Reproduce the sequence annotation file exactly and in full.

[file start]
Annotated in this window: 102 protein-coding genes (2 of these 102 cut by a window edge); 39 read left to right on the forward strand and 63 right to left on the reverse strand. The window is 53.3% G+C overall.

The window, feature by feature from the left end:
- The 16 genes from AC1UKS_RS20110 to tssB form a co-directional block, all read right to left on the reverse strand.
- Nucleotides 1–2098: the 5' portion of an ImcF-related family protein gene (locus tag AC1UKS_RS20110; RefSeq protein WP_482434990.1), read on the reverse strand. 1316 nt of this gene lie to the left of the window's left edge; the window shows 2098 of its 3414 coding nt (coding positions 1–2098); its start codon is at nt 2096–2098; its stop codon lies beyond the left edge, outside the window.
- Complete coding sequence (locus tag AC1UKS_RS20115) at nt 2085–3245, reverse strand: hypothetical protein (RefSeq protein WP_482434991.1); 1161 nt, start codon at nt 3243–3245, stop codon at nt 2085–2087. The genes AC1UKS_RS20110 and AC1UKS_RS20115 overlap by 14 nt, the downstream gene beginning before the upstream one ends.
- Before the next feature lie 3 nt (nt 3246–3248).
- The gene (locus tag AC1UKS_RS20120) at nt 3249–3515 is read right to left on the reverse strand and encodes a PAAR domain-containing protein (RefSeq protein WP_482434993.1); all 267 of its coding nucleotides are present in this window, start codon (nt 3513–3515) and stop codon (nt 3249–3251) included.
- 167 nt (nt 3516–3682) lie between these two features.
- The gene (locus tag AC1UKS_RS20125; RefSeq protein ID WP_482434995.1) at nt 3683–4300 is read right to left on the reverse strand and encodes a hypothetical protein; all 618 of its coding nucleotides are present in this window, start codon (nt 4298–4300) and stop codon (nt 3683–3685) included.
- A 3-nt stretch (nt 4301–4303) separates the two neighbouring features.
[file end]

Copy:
Annotated in this window: 102 protein-coding genes (2 of these 102 cut by a window edge); 39 read left to right on the forward strand and 63 right to left on the reverse strand. The window is 53.3% G+C overall.

The window, feature by feature from the left end:
- The 16 genes from AC1UKS_RS20110 to tssB form a co-directional block, all read right to left on the reverse strand.
- Nucleotides 1–2098: the 5' portion of an ImcF-related family protein gene (locus tag AC1UKS_RS20110; RefSeq protein WP_482434990.1), read on the reverse strand. 1316 nt of this gene lie to the left of the window's left edge; the window shows 2098 of its 3414 coding nt (coding positions 1–2098); its start codon is at nt 2096–2098; its stop codon lies beyond the left edge, outside the window.
- Complete coding sequence (locus tag AC1UKS_RS20115) at nt 2085–3245, reverse strand: hypothetical protein (RefSeq protein WP_482434991.1); 1161 nt, start codon at nt 3243–3245, stop codon at nt 2085–2087. The genes AC1UKS_RS20110 and AC1UKS_RS20115 overlap by 14 nt, the downstream gene beginning before the upstream one ends.
- Before the next feature lie 3 nt (nt 3246–3248).
- The gene (locus tag AC1UKS_RS20120) at nt 3249–3515 is read right to left on the reverse strand and encodes a PAAR domain-containing protein (RefSeq protein WP_482434993.1); all 267 of its coding nucleotides are present in this window, start codon (nt 3513–3515) and stop codon (nt 3249–3251) included.
- 167 nt (nt 3516–3682) lie between these two features.
- The gene (locus tag AC1UKS_RS20125; RefSeq protein ID WP_482434995.1) at nt 3683–4300 is read right to left on the reverse strand and encodes a hypothetical protein; all 618 of its coding nucleotides are present in this window, start codon (nt 4298–4300) and stop codon (nt 3683–3685) included.
- A 3-nt stretch (nt 4301–4303) separates the two neighbouring features.